University Of Texas Southwestern Medical Center At Dallas. "UT Southwestern Researchers Test New Treatment For Schizophrenia." ScienceDaily. ScienceDaily, 22 August 2000. <www.sciencedaily.com/releases/2000/08/000811062353.htm>.
University Of Texas Southwestern Medical Center At Dallas. (2000, August 22). UT Southwestern Researchers Test New Treatment For Schizophrenia. ScienceDaily. Retrieved January 30, 2015 from www.sciencedaily.com/releases/2000/08/000811062353.htm
University Of Texas Southwestern Medical Center At Dallas. "UT Southwestern Researchers Test New Treatment For Schizophrenia." ScienceDaily. www.sciencedaily.com/releases/2000/08/000811062353.htm (accessed January 30, 2015).

Share This


More From ScienceDaily



More Health & Medicine News

Friday, January 30, 2015

Featured Research

from universities, journals, and other organizations


Featured Videos

from AP, Reuters, AFP, and other news services

CDC: Get Vaccinated for Measles

CDC: Get Vaccinated for Measles

Reuters - US Online Video (Jan. 30, 2015) The CDC is urging people to get vaccinated for measles amid an outbreak that began at Disneyland and has now infected more than 90 people. Linda So reports. Video provided by Reuters
Powered by NewsLook.com
Obama To Outline New Plan For Personalized Medicine

Obama To Outline New Plan For Personalized Medicine

Newsy (Jan. 30, 2015) President Obama is expected to speak with drugmakers Friday about his Precision Medicine Initiative first introduced last week. Video provided by Newsy
Powered by NewsLook.com
Oxfam Calls for Massive Aid for Ebola-Hit West Africa

Oxfam Calls for Massive Aid for Ebola-Hit West Africa

AFP (Jan. 29, 2015) Oxfam International has called for a multi-million dollar post-Ebola "Marshall Plan", with financial support given by wealthy countries, to help Guinea, Sierra Leone and Liberia to recover. Duration: 01:10 Video provided by AFP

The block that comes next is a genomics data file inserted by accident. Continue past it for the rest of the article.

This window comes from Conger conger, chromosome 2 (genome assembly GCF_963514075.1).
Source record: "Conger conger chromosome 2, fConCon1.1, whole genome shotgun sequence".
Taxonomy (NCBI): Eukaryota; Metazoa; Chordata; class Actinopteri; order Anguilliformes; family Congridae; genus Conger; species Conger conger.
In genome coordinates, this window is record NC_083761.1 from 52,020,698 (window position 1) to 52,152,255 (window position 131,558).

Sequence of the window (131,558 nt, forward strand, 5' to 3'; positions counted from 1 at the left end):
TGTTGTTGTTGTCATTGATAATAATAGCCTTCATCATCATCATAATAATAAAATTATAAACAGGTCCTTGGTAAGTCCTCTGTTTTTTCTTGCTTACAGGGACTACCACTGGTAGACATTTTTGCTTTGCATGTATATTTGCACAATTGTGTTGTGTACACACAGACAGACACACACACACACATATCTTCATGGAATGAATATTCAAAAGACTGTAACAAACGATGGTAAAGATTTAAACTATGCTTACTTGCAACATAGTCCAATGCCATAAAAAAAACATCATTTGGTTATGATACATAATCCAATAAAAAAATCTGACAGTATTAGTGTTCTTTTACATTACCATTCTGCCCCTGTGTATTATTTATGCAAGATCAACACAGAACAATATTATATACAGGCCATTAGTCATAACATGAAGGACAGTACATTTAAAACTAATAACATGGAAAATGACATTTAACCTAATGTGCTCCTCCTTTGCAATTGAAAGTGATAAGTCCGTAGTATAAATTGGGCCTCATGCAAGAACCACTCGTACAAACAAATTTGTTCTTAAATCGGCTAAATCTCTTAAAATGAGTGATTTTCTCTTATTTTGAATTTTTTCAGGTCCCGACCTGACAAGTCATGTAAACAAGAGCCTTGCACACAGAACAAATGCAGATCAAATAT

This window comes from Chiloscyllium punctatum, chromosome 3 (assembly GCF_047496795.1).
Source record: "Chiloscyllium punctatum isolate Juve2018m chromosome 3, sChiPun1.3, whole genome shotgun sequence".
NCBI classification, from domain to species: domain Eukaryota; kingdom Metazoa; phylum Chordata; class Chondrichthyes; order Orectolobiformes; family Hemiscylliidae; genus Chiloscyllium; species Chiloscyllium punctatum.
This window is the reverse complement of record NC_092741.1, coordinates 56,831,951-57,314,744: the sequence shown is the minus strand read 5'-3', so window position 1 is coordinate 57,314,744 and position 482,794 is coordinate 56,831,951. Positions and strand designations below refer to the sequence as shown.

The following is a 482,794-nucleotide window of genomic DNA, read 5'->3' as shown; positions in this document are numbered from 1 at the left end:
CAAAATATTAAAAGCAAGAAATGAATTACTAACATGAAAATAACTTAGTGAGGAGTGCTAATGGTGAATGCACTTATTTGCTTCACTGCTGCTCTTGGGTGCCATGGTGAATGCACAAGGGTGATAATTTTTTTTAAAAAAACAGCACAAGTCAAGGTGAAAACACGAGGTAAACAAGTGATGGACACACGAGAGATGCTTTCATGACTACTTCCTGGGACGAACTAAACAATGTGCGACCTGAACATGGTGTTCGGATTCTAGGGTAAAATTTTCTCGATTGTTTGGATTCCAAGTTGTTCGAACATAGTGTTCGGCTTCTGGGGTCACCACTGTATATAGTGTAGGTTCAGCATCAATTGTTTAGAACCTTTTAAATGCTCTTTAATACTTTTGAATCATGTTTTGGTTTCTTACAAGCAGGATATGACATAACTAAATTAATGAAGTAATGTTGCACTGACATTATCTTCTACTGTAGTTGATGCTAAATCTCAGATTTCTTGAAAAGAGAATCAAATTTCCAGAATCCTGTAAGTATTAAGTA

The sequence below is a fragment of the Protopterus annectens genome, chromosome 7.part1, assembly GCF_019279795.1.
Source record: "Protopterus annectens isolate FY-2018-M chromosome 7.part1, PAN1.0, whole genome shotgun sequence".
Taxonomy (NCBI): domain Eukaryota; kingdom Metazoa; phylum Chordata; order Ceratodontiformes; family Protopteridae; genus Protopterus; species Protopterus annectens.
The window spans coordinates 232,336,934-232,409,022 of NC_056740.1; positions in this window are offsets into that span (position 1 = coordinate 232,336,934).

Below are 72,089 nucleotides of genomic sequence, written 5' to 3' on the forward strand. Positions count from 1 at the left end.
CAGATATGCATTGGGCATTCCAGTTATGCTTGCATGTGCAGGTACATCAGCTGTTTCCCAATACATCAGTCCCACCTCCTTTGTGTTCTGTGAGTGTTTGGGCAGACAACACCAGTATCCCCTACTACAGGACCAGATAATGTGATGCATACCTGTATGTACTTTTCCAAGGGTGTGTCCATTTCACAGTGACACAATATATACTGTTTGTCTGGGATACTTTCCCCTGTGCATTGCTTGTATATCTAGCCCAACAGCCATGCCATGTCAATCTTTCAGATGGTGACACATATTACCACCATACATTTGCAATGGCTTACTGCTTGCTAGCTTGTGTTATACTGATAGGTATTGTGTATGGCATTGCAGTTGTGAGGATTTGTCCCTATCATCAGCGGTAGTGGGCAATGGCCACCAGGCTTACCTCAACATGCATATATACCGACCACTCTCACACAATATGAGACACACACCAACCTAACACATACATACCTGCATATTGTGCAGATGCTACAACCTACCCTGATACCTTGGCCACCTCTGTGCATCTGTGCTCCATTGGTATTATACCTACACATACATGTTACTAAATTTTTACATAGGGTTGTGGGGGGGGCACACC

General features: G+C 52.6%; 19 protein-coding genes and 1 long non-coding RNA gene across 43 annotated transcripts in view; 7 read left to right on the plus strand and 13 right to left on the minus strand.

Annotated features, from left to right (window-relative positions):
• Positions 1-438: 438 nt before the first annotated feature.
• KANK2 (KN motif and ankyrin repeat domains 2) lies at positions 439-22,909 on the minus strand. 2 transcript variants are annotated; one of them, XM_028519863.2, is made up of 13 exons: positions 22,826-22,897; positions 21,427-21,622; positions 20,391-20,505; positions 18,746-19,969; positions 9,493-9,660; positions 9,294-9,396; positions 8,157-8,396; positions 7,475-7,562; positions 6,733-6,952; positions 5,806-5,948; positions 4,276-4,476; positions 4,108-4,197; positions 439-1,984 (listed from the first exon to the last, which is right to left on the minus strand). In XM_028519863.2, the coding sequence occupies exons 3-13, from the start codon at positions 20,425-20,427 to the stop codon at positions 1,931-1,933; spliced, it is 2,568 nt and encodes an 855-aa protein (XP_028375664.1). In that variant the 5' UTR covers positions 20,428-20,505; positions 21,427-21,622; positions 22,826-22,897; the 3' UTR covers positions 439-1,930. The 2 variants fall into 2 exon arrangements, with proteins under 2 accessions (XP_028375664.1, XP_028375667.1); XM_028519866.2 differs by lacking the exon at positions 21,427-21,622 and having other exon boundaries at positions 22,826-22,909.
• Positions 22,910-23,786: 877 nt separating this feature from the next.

Powered by NewsLook.com
Are We Winning The Fight Against Ebola?

Are We Winning The Fight Against Ebola?

Newsy (Jan. 29, 2015) The World Health Organization announced the fight against Ebola has entered its second phase as the number of cases per week has steadily dropped. Video provided by Newsy
Powered by NewsLook.com

Search ScienceDaily

Number of stories in archives: 140,361

Find with keyword(s):
Enter a keyword or phrase to search ScienceDaily for related topics and research stories.

Save/Print:
Share:

Breaking News:

Strange & Offbeat Stories


Health & Medicine

Mind & Brain

Living & Well

In Other News

... from NewsDaily.com

Science News

Health News

Environment News

Technology News



Save/Print:
Share:

Free Subscriptions


Get the latest science news with ScienceDaily's free email newsletters, updated daily and weekly. Or view hourly updated newsfeeds in your RSS reader:

Get Social & Mobile


Keep up to date with the latest news from ScienceDaily via social networks and mobile apps:

Have Feedback?


Tell us what you think of ScienceDaily -- we welcome both positive and negative comments. Have any problems using the site? Questions?
Mobile: iPhone Android Web
Follow: Facebook Twitter Google+
Subscribe: RSS Feeds Email Newsletters
Latest Headlines Health & Medicine Mind & Brain Space & Time Matter & Energy Computers & Math Plants & Animals Earth & Climate Fossils & Ruins